Teachers were not the only ones taking a stand for a negotiated deal Tuesday, as support staff joined them in their message outside School District 20 facilities.
Approximately 200 members of Local 1285 (including educational assistants, custodians, clericals and maintenance) lost a day’s pay to help their union brothers and sisters in their fight for fair bargaining. Support staff was directed not to cross the picket lines and refrain from performing their regular duties, unlike the last teacher strike that was treated more like and “informative session” and members like custodian Roger Smith didn’t drop the mop.
“I support the teachers 150 per cent because to me it’s ludicrous that this government feels that they have the power to bargain in a manner that isn’t fair,” said Smith, CUPE 1285 president. “You think at least you’re going to be respected and have people on the other side of the table willing to listen but with what the government has come out with ‘If you don’t sign we’re going to take some of your wages away.’ That right there is indication as to what this government feels about teachers and public education in general.”
He’s referring to the latest development, where school districts are formalizing their plan to cut teacher pay for strike action with a stop-work order that takes effect 45 minutes before and after school hours and during lunch and recess breaks.
The partial lockout, which came into effect Monday, mirrors the B.C. Teachers’ Federation’s first stage of strike action, and is an attempt to bolster the B.C. Public School Employers’ Association case for cutting salaries by 10 per cent in response to the strike action.
Meanwhile, Premier Christy Clark is hoping a Labour Relations Board meeting on Thursday will jumpstart a resolution to the teachers’ dispute within 48 hours.
Clark says the government’s negotiators and the teachers’ union will meet with the LRB over lockout provisions that include a 10 per cent pay cut for teachers.
The Kootenay Columbia Teachers’ Union joined districts across the province in rotating strikes this week as part of the second stage of job action.
“I do believe that they have the right to ask for whatever monetary restitution that they deem necessary to bring them up to par with the rest of teachers in Canada,” said Smith. “Class composition was taken away from them illegally by the Liberal government and that was ruled in BC Supreme Court that it was illegal so I really feel for them because they’re being treated as fourth-class citizens, for lack of a better term.”
Smith fears this is foreshadowing. He has been up to his ears in contract negotiations since he became president of his union last year. CUPE 1285’s contract is up at the end of June and much like it does for teachers, negotiations feel like a never ending story.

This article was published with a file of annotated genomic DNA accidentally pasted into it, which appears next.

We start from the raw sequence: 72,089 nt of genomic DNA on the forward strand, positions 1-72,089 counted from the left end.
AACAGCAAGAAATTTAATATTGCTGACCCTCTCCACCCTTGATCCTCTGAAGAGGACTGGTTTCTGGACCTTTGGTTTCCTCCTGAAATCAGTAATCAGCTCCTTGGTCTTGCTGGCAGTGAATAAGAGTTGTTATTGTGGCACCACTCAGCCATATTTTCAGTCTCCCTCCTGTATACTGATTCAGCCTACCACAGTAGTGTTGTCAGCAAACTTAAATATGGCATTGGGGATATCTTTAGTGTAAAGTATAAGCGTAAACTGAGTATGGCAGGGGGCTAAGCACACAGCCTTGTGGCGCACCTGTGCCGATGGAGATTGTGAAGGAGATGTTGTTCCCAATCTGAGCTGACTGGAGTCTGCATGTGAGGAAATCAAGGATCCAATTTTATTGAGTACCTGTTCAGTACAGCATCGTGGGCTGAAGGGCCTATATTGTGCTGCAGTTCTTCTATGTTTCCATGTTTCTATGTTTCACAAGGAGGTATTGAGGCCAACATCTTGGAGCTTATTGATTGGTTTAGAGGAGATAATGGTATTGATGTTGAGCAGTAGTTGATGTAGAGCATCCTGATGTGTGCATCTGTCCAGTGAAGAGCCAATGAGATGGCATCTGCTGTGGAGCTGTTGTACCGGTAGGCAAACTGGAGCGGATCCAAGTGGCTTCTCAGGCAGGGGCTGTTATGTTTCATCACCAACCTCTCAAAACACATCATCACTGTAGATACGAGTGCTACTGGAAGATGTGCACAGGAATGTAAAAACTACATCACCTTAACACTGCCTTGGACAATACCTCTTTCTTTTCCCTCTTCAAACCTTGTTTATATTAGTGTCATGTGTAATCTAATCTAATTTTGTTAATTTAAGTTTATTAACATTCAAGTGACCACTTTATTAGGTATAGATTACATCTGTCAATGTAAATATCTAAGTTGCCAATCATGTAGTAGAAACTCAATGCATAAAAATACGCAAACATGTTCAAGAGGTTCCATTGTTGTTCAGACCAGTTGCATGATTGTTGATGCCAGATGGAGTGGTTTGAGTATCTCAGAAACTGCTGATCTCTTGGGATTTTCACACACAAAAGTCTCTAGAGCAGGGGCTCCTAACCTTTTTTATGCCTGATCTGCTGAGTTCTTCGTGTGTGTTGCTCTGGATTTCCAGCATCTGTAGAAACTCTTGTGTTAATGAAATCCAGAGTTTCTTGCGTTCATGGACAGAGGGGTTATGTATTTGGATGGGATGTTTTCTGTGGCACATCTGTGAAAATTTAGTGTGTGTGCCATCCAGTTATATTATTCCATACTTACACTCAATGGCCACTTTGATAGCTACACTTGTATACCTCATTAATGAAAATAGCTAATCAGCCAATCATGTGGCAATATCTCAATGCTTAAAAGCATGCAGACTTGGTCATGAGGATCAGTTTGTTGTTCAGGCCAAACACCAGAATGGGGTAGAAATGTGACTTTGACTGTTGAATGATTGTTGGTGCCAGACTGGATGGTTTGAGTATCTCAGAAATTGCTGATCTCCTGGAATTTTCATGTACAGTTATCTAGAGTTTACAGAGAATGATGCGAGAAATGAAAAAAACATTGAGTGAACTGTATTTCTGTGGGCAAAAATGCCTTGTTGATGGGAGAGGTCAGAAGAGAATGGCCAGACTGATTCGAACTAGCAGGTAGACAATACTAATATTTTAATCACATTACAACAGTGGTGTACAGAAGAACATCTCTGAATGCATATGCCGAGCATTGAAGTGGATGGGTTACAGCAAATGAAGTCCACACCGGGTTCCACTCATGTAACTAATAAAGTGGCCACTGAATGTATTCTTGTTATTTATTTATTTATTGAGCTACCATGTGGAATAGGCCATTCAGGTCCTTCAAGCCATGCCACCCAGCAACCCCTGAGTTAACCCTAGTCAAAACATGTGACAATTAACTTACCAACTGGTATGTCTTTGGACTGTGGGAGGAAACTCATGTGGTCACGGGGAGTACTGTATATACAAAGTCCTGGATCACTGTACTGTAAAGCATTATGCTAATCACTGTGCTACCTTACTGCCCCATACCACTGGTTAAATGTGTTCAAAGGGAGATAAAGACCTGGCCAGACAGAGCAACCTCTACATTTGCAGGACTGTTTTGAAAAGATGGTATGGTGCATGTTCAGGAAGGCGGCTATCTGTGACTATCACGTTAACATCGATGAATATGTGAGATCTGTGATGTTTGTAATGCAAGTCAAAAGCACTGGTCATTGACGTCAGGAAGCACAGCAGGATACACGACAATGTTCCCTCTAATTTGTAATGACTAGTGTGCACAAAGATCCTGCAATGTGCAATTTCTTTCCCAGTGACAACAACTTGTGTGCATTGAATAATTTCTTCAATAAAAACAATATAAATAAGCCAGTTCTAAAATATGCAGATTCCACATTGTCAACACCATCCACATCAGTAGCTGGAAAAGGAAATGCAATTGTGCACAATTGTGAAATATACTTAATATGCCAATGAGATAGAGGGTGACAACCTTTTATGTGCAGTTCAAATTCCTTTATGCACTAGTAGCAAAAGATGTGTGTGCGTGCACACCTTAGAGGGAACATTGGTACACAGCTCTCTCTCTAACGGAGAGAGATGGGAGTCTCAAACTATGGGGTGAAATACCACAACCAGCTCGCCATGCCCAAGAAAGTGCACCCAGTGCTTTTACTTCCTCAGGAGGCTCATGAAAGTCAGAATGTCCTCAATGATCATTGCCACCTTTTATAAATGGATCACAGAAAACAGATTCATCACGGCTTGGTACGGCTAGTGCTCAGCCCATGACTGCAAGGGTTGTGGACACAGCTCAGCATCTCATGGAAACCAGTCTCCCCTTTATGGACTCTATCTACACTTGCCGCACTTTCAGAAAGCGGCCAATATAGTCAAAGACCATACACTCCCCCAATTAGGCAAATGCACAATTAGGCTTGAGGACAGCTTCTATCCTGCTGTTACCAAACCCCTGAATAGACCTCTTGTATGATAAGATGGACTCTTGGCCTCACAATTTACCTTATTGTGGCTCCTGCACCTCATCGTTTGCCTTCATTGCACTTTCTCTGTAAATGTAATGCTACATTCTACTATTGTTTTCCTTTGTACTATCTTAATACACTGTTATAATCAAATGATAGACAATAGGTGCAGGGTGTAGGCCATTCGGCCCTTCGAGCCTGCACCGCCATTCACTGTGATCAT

He said healthy bargaining shouldn’t stretch for the time of a contract, which was the case for support staff. CUPE negotiated for 18 months before coming to a two-year agreement this winter and are now preparing for further talks this summer.
“As soon as we signed it right away it was like OK now we’ve got to get our proposals for the next round,” he said. “I’d like to see all the public unions in B.C. say ‘The hell with you, we’re all walking out and supporting the teachers’ — it’s long overdue.”
Students impacted by dispute
Students are bracing for how this job action will further impact their school activities after the school board cut break times by 15 minutes across the district, resulting in elementary students losing their 15 minute recess.
Locally this was done as a means of lessening the duty for district management staff, who were responsible for before-school, recess and after-school supervision since teachers refuse to perform those duties as part of their strike action.
Superintendent of schools Greg Luterbach just informed parents that the district elementary track and field meet scheduled for May 28-29 has been cancelled.
“Due to the ongoing labour dispute, I am unable to ensure that the event can run safely and with the appropriate supervision and supports in place for students,” he wrote. “I want to thank all the teachers and administrators who volunteered their time coaching and preparing students for the meet.”
If no agreement is reached, secondary school teachers will be locked out June 25 and 26, and all BCTF members will be locked out June 27, a year-ending administrative day.
Locally, provincial exams are scheduled from June 18-26, according to the SD20 schedule found on the district website. Prior to making a comment, Luterbach told the Trail Times SD20 is still trying to get a handle on what the news means and how it will impact the Kootenay-Columbia.
The B.C. Public School Employers’ Association says that it has no intention of using its partial lockout actions against B.C. teachers to block their participation in end-of-school performances or ceremonies. But rumblings about what graduation will look like if this dispute is not settled has many anticipating disappointment.